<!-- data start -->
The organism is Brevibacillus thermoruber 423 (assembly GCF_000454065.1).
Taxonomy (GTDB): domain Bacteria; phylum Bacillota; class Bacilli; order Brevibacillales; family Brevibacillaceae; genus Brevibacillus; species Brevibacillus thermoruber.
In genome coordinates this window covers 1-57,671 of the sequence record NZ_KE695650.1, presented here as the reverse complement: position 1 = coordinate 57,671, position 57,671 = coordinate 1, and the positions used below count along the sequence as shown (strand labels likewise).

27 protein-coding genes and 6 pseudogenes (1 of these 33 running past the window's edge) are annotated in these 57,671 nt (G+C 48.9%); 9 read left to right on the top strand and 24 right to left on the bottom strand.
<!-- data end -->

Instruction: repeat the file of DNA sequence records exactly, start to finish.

The organism is Brevibacillus thermoruber 423 (assembly GCF_000454065.1).
Taxonomy (GTDB): domain Bacteria; phylum Bacillota; class Bacilli; order Brevibacillales; family Brevibacillaceae; genus Brevibacillus; species Brevibacillus thermoruber.
In genome coordinates this window covers 1-57,671 of the sequence record NZ_KE695650.1, presented here as the reverse complement: position 1 = coordinate 57,671, position 57,671 = coordinate 1, and the positions used below count along the sequence as shown (strand labels likewise).

27 protein-coding genes and 6 pseudogenes (1 of these 33 running past the window's edge) are annotated in these 57,671 nt (G+C 48.9%); 9 read left to right on the top strand and 24 right to left on the bottom strand.